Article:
“The only thing necessary for the triumph of evil is for good men to do nothing.”
― Edmund Burke
Okay - Edmund Burke may have been a conservative in olden times but this quote of his rings really true. I think it is important that we do everything in our power to make sure that evil does not become the new "norm".
Tuesday, August 30, 2016
Today I had a commercial audition for a drug called Keytruda. It is prescribed to those with non-small cell lung cancer. I tried out for the part of Shannon, who was successfully taking Keytruda to treat her advanced lung cancer. Wow. It brought up so many memories of my hospitalization back in the Spring of 2012. More than four years ago! A lot has happened since then, but I have never finished chronicling my hospital stay. So I'm attempting to do so now. Of course since it was so long ago some of the details have become fuzzy. Which is kind of a good thing. I guess I'll just start from where I left off in October, 2012: (Hospital Chronicles, Part 10 - Family At Last!)
The next day was Monday, my seventh day of being in the hospital. Seven days. Seven. Lucky number seven. (Seven is supposedly the world's most favorite number. There are seven days of the week, seven seas, seven continents, seven colors in the rainbow, seven wonders of the ancient world, and seven deadly sins. There's 7 Up, 7-Eleven, 7 for all Mankind, Jack Daniel's Old No. 7, and the Boeing 747. While we are at it, don't forget about Snow White and the Seven Dwarves, Seven Brides for Seven Brothers, 007, The Seven Year Itch, the Seventh Seal, and the Seven Stranded Castaways on Gilligan's Island. A park ranger named Roy Sullivan was hit by lightning seven times and survived all of them! But I digress.) It turned out to be my last day in the hospital, so perhaps it is a special number after all. Upon waking up on that magical Monday, I was told that I was to have a mammogram in order to rule out breast cancer. They whisked me off in a wheelchair before breakfast, and I soon found my self waiting, again, in another hospital corridor. After what seemed like forever, I was wheeled in to get my mammogram. The very annoying thing is that I was quite capable of walking, I guess they just thought it was faster to wheel me around everywhere. The damn mammogram really hurt, in fact it hurt so badly that I almost fainted and they had to sit me down and give me a cookie and some juice to drink. I think the lack of breakfast also had something to do with almost fainting; all in all it was the most unpleasant mammogram I've ever had.
Back in my hospital room, I was finally fed my breakfast, albeit a very bland one, which I probably ate in like three bites. My doctor showed up, the one I really liked, and told me that they were now discharging me! They still didn't know what was wrong with me, but she reassured me that she didn't think it was cancer, and that she would call me in a day or so to let me know if it was, or not. Shit. But at least I'd be out of the hospital! Sparky, my mother and sister soon arrived with Bee to get me the hell out of there. I remember that Sparky and I had to talk to the hospital money people, and fill out numerous forms in order to obtain my release. We weren't sure how we were going to pay for this very expensive hospital stay as we were both lacking health insurance. We filled out paperwork to see if we qualified for any assistance. A few hours later I was finally officially discharged. They wheeled me out of the hospital - and that was that.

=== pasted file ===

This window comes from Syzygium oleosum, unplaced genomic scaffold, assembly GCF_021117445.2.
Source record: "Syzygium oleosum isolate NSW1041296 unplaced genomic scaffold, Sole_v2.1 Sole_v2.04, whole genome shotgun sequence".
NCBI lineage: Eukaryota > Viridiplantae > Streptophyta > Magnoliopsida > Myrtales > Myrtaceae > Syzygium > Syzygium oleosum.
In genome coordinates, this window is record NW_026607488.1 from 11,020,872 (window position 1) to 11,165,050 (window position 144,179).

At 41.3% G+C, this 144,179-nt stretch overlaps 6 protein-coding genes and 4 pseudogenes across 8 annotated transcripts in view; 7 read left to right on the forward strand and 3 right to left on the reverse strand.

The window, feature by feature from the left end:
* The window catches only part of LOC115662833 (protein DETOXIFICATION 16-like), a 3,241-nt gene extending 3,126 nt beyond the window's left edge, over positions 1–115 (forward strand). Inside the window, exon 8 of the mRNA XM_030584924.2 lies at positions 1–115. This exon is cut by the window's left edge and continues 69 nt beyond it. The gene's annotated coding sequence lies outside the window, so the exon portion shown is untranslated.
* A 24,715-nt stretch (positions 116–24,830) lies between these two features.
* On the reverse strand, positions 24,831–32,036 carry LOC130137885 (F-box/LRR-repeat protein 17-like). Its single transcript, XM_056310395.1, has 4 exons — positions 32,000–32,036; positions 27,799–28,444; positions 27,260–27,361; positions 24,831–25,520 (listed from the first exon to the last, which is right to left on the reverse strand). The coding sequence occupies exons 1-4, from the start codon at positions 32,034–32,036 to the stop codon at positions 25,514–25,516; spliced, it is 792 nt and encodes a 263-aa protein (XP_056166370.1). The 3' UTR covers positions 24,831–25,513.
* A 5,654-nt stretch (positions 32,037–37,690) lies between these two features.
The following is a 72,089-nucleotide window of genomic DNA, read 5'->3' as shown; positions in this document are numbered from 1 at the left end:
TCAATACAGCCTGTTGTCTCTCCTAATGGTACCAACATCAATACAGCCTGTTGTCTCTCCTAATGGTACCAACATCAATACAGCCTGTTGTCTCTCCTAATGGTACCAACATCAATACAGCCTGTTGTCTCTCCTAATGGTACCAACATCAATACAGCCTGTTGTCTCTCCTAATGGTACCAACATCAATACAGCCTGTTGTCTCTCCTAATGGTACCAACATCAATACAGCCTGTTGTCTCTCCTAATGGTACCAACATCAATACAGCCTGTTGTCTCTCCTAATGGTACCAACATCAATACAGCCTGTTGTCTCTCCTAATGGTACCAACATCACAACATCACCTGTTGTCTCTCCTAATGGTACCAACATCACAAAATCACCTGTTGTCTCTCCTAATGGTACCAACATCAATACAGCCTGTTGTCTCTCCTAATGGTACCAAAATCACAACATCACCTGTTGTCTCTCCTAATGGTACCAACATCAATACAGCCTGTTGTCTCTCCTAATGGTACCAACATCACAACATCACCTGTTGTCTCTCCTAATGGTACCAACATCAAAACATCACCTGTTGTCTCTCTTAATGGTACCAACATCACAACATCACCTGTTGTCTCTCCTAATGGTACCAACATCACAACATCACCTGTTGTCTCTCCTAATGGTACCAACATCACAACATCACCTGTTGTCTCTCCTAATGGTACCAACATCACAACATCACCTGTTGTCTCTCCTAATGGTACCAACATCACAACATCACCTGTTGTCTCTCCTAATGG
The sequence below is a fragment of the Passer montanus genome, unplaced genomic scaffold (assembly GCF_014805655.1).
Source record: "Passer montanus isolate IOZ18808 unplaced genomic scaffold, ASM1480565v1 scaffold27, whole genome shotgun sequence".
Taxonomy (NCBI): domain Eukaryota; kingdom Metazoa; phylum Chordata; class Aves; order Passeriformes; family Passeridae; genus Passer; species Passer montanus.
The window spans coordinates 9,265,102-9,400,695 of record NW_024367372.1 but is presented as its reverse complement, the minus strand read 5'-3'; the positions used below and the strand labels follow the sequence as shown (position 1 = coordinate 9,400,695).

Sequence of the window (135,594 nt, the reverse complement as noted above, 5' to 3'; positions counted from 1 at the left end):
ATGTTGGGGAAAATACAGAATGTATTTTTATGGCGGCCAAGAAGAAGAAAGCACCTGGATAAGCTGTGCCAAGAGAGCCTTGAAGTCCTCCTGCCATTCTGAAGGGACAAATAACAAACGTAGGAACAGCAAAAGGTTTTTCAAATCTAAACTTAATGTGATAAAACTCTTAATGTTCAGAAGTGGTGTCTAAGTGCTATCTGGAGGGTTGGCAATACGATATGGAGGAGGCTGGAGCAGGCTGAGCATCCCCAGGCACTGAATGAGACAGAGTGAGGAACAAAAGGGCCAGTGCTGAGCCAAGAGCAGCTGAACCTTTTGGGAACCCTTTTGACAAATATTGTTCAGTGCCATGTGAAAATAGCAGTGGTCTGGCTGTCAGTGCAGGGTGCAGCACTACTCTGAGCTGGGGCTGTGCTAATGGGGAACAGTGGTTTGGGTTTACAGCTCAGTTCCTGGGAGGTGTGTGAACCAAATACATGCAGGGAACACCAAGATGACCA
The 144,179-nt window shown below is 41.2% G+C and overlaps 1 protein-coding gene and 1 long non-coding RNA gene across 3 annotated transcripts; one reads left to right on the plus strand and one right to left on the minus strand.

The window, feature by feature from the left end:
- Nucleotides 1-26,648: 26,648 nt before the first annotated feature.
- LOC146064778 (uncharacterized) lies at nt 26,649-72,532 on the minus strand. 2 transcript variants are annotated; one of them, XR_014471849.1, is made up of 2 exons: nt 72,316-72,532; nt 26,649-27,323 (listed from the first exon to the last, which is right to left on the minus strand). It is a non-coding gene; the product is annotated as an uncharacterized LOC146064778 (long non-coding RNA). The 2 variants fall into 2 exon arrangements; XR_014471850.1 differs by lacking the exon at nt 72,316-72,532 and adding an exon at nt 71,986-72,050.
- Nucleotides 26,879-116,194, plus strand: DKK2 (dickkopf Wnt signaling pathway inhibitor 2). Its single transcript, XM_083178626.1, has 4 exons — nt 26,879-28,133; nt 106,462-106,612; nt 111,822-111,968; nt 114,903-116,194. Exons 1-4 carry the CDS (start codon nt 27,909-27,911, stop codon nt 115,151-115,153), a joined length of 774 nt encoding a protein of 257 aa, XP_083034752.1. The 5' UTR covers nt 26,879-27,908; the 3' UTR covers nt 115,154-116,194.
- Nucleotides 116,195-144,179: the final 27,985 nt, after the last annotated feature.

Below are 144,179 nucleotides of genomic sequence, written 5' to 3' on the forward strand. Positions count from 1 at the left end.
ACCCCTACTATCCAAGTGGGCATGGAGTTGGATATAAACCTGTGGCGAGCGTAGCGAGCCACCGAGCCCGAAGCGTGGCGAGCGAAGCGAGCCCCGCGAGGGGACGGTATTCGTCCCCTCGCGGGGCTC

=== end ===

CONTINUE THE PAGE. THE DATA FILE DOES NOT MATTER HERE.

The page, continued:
A couple of days later, all of us were having lunch at some restaurant in Hollywood. Sparky and I had taken my mother, sister, little brother (who arrived the night I was released from the hospital) out sight seeing along the Hollywood Walk of Fame. I always like taking out of town visitors there because it is fun, cheesy, and slightly shady. And full of tourists. While we were eating, Sparky received a call from my doctor. I'm not sure why she called him instead of me, but she told him that she had good news and what a joy it was to call a patient with good news. He handed the phone to me and she told me that all the tests had come back negative, and that I was perfectly healthy, and there was no sign of cancer about. It was a relief beyond imagination, and something I still dream about.
I walked around in a daze for the next couple of days. For instance, we all went to the beach and I forgot to pack things, like towels, food, water, etc. But I didn't have cancer! It was such a load off my mind, such a rush to be outside again, to be home again, to be with my family again, to be myself again. And I tried not to worry about the hospital bills that were darkly looming over us.
(to be continued...)